If you’re an accounting executive, you’re probably often on the lookout for effective employee retention strategies to lower attrition. Because keeping employees on staff is often a matter of keeping them happy. The truth is, losing an employee can be surprisingly expensive for any company – the Center for American Progress estimates that employee attrition costs anywhere from 16 percent to 213 percent of the lost employee’s salary—a great reason to focus on retention.
Preventing your employees from leaving is even more essential today as the world faces a growing shortage of talent and the ones that do stay are asking for more than just the office perks of days past. According to Gallup, almost 50 percent of current employees are actively looking for a new job. Read on to find out which strategies of employee retention you can implement now to help significantly reduce attrition rates in your team.
Talent Shortage Is an Industry-Wide Problem: How to Address It
If you hoped the economy would return to an employer-dominated market, you’re probably disappointed about now. Concerns over a lack of talent are currently top of mind for companies around the world. And according to McKinsey, 44 percent of organizations are expecting a skills gap in the next five years. But what is really causing today’s paramount talent scarcity?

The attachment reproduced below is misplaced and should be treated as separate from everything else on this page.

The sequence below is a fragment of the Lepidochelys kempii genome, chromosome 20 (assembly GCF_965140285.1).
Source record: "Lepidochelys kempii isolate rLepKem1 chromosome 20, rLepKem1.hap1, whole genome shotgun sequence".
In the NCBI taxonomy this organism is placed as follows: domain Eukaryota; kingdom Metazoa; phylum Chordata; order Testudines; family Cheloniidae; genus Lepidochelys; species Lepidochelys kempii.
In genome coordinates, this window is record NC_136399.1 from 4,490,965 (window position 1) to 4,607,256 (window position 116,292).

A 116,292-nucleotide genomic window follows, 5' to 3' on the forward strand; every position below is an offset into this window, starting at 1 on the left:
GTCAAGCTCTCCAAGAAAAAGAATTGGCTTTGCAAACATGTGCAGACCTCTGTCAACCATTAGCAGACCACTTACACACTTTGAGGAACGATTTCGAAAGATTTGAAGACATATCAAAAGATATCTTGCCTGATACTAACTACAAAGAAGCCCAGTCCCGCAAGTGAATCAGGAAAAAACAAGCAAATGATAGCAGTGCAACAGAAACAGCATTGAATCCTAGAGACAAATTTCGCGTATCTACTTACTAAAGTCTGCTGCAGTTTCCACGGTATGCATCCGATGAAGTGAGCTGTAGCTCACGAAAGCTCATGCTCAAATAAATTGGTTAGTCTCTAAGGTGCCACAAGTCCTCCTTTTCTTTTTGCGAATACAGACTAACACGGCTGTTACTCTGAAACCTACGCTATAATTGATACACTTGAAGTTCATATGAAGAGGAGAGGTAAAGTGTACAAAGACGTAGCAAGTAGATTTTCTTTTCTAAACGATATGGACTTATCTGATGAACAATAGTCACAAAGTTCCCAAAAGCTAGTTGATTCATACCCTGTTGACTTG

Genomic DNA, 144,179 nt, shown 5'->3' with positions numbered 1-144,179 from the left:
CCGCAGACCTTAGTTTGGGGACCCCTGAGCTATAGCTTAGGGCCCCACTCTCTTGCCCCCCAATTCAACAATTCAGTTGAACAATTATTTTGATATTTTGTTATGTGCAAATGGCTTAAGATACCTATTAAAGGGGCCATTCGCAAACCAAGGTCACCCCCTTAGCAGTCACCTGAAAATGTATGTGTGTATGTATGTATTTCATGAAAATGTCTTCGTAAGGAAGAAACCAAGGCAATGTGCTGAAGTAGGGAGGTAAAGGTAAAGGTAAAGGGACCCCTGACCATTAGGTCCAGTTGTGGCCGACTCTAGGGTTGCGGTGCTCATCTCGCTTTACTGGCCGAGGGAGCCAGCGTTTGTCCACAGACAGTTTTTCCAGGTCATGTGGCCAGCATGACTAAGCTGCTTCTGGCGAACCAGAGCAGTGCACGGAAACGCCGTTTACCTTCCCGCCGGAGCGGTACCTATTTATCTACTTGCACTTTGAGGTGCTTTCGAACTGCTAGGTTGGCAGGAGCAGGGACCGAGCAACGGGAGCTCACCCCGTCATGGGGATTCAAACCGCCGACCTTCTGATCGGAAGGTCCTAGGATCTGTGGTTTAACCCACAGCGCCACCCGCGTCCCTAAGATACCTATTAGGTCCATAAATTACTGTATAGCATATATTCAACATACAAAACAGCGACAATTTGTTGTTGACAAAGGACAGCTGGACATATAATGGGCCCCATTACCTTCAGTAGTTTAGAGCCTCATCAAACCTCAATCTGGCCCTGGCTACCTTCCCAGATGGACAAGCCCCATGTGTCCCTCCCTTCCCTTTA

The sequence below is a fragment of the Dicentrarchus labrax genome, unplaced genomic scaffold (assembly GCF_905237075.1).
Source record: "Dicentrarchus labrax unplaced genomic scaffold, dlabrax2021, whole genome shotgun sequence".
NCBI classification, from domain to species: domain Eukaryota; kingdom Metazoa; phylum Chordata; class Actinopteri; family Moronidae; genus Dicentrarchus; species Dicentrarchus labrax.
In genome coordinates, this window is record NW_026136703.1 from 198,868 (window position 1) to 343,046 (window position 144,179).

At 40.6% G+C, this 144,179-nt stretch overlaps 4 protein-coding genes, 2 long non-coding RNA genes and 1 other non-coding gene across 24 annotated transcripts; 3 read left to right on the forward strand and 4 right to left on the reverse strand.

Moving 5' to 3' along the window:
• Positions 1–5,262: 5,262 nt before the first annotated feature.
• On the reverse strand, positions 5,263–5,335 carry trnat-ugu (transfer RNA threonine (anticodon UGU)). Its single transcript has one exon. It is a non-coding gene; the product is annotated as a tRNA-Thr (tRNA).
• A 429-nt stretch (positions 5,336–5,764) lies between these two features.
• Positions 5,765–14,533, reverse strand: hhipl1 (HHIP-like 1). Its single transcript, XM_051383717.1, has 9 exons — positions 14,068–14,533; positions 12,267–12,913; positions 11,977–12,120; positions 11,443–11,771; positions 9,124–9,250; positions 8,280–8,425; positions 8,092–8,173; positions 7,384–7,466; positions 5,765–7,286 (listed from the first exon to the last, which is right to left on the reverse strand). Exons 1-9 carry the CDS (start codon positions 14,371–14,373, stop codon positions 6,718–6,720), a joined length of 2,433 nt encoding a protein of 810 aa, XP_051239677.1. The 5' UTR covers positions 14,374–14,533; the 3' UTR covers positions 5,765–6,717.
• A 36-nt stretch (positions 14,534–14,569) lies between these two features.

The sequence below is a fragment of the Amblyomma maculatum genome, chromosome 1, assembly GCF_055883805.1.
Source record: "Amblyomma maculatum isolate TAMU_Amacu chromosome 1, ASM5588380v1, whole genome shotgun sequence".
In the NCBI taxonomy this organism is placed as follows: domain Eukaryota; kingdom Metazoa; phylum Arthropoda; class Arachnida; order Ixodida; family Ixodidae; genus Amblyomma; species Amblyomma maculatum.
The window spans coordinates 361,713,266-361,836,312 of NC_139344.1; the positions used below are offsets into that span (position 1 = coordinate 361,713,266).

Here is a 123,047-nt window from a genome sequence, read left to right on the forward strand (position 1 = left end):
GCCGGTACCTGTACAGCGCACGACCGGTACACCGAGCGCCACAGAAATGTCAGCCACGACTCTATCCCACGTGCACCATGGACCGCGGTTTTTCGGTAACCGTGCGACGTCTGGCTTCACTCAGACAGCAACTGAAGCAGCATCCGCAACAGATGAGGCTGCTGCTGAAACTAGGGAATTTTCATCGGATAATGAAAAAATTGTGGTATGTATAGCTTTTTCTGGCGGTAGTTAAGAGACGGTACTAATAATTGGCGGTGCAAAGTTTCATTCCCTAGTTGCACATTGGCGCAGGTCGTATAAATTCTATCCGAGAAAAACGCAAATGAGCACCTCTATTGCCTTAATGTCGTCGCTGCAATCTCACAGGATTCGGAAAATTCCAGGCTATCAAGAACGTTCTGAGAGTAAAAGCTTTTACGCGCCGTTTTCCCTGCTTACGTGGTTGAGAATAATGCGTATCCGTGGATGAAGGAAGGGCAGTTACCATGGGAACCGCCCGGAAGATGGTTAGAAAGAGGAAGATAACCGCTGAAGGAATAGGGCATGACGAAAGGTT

Older generations are leaving the workforce
Younger generations aren’t prepared
Changing needs and expectations
What Can Employers Do to Ensure Employee Retention?
Upskill current employees. The World Economic Forum estimates that it costs roughly $4,425 to hire a new full-time employee and the Association for Talent Development has found that upskilling an existing employee cost around $1,300. In essence, it’s much simpler and less expensive to provide your current employees the resources they need to do their job better than it is to hire new talent to fill the gap.